by throwing red-herrings around like “xenophobia”, “nativism”, “racism”, etc.?

  8. #8 Farmer
    June 1, 2009

    Revere,

    You mention how well the CDC acting director has handled things. Well, I do agree, but let us not overlook Dr. Schuchat. She has performed consistently during multiple press conferences, staying calm, on message and relaying information in a clear, factual manner.

    I am very impressed. IMO she has been performing one of the most difficult jobs on the planet – well.

    Farmer

  9. #9 M. Randolph Kruger
    June 2, 2009

    Well before we get into the left wing mutual rub down lets remember that the CDC made no efforts to stop, slow or throw as required by the IHR’s. What happened to that? Politics?

    Sure, it might have done a bit to close the borders, but it was already in San Diego. Could they have quarantined it there or in Texas? Conjecture at best but there wasnt even an effort made. I for one would have at least tried… but its bad for PR. Need a body count to create a new department I guess.

    Can someone PLEASE tell me why it was a full week before we found out about it from the vaunted new CDC that Revere is so agoggle about? I have so many questions about how poorly it has been handled it would keep Waxman busy for years. How come NONE of the protocols were used or the criteria when met allowed for the public to find out about it?

    One good point? The good doctor was clearly not afraid to tell us the news, but they waited and its conjecture again whether it could have been at least slowed. But, cant have people dying until we have a titular head of CDC. Then instead of CDC, we get Napolitano. Hey baby, Obama is in charge and its all good. I didnt know Blanco had a cousin. I wonder if she had time to read the National Pandemic Flu Plan? Doesnt seem so. The good doctor obviously had but was being over ridden by all of the PTB. Very credible, why isnt she in charge?

    Well, here’s the rest of the story. Australia’s healthcare system is rising up onto the brink of collapse already..especially in the boonies. All elective surgeries are about to be held up. Yep, the well prepared Aussies and their UHC and all are about to stop even the NON elective surgeries out in the sticks. They are simply being overwhelmed with cases. They have 400 now, but the suspecteds are in the hundreds per day. I got a side line channel that it may be as many as 3500 now. Oz under the current administration has cut the total number of beds from 31,000 to 23,000 and is now underfunding their UHC by 8 billion…

    But would beds matter? Would UHC? I wondered last week about their susceptibility down there as I will here when the temps start dropping in August/September. You can read about bad here:

    http://www.news.com.au/adelaidenow/story/0,22606,25572062-2682,00.html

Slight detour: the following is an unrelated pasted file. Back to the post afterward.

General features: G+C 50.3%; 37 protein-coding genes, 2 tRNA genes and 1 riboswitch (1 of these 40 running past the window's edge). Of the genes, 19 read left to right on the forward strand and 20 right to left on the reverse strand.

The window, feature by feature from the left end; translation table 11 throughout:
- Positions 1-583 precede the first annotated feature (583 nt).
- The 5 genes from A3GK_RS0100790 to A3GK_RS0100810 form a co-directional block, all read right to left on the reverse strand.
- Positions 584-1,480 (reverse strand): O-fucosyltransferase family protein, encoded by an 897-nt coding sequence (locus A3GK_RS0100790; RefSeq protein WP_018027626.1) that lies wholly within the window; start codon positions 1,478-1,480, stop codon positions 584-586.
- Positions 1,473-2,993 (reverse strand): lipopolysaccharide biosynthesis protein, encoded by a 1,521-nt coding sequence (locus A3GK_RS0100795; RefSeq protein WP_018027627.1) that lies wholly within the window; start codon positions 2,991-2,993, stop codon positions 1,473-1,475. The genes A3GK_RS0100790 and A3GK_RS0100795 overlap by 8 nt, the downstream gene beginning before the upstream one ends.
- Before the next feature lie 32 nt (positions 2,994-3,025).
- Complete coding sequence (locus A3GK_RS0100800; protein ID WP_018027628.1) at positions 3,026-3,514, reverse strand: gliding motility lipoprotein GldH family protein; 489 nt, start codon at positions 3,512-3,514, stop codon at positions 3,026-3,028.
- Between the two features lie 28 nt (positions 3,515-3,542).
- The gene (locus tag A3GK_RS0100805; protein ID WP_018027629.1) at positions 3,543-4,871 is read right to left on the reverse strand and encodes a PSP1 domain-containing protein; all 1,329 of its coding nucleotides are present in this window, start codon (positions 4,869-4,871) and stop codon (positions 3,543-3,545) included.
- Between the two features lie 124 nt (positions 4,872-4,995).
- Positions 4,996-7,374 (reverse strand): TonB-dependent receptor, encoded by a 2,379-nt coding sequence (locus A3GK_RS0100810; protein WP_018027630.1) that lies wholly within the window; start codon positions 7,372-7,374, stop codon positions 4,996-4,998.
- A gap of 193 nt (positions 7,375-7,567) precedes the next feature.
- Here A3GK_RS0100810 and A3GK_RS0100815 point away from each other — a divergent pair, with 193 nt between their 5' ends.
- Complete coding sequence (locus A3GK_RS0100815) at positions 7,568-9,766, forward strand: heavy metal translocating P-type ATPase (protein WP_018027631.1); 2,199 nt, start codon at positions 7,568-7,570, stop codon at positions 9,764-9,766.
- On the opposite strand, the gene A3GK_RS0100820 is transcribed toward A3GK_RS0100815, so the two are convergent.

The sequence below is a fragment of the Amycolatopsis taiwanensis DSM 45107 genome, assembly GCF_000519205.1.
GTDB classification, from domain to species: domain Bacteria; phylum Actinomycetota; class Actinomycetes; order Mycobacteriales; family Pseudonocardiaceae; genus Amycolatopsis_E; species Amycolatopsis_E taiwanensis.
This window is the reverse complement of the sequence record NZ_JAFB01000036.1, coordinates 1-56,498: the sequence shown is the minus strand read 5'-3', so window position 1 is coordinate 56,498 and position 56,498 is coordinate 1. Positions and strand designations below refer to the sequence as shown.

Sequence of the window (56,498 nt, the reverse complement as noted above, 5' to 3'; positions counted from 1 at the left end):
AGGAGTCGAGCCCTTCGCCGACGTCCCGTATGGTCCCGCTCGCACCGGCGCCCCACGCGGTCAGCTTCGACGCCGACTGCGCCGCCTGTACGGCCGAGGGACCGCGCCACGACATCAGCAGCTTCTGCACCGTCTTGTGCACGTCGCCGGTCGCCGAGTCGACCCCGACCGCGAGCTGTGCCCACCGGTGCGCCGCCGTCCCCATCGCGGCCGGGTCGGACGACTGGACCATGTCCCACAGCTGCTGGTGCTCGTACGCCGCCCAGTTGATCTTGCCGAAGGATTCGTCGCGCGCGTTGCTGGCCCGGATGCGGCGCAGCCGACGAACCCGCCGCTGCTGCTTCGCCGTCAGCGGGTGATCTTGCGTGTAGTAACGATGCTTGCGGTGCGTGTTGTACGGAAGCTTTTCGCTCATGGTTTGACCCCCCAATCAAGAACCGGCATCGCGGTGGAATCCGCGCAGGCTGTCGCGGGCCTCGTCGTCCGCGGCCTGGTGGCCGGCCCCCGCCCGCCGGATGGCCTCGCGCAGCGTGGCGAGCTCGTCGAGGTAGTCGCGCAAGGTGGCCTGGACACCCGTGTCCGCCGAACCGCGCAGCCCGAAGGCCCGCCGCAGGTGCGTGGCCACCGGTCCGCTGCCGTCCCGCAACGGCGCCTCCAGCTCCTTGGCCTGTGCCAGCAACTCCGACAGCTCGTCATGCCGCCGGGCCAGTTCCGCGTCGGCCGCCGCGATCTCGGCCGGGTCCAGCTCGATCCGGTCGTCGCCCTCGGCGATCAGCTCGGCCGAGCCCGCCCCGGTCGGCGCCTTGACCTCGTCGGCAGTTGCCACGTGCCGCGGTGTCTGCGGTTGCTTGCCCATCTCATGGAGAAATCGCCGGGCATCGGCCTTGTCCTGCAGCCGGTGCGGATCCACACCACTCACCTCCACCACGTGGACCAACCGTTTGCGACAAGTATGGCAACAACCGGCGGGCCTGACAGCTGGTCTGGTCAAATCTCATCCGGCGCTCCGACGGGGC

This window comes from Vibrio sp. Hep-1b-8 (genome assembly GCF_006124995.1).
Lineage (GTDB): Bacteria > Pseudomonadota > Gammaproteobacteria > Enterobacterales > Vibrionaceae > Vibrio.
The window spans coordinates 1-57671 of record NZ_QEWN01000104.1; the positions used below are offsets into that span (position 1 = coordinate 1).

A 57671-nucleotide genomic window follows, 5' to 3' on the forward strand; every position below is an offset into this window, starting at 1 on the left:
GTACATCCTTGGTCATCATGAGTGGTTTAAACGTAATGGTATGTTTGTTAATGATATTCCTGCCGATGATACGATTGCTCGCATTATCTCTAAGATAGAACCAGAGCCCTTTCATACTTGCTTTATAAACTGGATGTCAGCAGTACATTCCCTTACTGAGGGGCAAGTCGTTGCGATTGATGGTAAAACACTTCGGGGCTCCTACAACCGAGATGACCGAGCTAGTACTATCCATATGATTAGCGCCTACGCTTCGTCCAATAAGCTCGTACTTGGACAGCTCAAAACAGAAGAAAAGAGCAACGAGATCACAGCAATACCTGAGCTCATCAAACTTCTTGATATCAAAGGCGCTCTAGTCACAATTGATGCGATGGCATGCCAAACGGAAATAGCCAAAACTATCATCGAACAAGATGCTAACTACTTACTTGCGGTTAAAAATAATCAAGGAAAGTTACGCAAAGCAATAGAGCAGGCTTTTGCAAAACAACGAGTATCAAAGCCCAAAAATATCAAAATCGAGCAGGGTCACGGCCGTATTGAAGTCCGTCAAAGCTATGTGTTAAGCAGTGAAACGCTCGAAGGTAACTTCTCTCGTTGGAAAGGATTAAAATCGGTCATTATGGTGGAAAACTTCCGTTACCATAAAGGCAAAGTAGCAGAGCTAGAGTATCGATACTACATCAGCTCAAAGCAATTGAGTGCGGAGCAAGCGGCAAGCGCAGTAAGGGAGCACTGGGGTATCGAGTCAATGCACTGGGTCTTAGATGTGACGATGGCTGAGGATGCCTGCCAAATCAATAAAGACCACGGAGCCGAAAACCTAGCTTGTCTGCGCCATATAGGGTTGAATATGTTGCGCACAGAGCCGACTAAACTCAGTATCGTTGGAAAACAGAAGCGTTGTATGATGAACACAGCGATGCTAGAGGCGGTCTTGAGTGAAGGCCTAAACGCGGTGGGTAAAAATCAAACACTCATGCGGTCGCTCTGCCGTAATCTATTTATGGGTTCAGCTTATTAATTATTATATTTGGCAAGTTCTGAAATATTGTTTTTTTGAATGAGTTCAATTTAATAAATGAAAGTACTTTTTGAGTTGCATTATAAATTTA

But its good stuff to know what to look for and thank you Revere, but I STILL havent seen any single primary cause of death from any of the cases. Is it more the system shutdown (Daedalus-post) or is it something else? The “underlying” causes took out another two here in the US today…California.

    So does it make the case worse or does it create a situation where we get to see the above criteria used. Seems to me that if they are that far gone, they likely wont be back. Anything on that particular part Revere? Has anyone gotten that sick and then made it? Now that would be the bigger question to me. If someone was so sick that they started turning blue or irritable, dizzy can we reasonably assume that this is recoverable with the new flu? Criterias are going to have to be changed and that ethics thing that was discussed about two years ago is likely going to come into play.

    We have about 54,000 beds in the US and thats if we boot the non-criticals out of their beds for flu patients. I would watch this stuff in Oz and read it like a primer for what may come in the early fall. Lets hope it doesnt get worse.

    Revere, if you have anything on single noticeable causes post that up too if you have it.

  10. #10 revere
    June 2, 2009

    Farmer: I agree. I have given her the nod a couple of times (including this post). But it starts at the top.

    Randy: CDC did exactly as required by the IHR and did it better than any other country. It got some push back for recommending closing of schools. It adjusted according to what it was seeing. Not perfect, IMO, but pretty good. We haven’t seen competence like that from a government agency for some time. As for your UHC comments . . . yawn.

  11. #11 stillarebel
    June 2, 2009

    Thanks for the brief descriptions. We have several seriously ill people in Scotland and it appears to be due to community spread, so it is good to know what symptoms to be concerned about.
    Unfortunately the diagnostic criteria in use is still too narrow and the Health Minister seems to be suffering a little from much initial over-use of the word “mild”.
    Personally I think it is very widespread, but that is just my subjective impression from number of people I know with symptoms who are not being considered as potential cases because they have not travelled to known hot-spots or had contact with known cases.

  12. #12 Grace RN
    June 2, 2009

    Well, I suspect my sister has the flu; nausea, diarrhea, severe joint pains, aches, headache, feeling quite lousy but no fever. So feeling quite indispensible, she heads in to work Monday and today, but was started on Tamiflu and steroids for a rash at a minute-clinic. No amount of ‘what about the possible risk to your coworkers?’ will change her mind.

    I’m not holding my breath for NPI’s to work well….

  13. #13 Jan
    June 3, 2009

    This is great info, that should be brought more to the forefront!

  14. #14 Mdaniel
    June 3, 2009

    This is a major problem, but my experience is that many healthcare employers are still enforcing sick leave policies that penalize their employees who stay home when sick. As longas the CDC keeps saying that h1N1 is just like seasonal flu, employers will not modify these and other policies.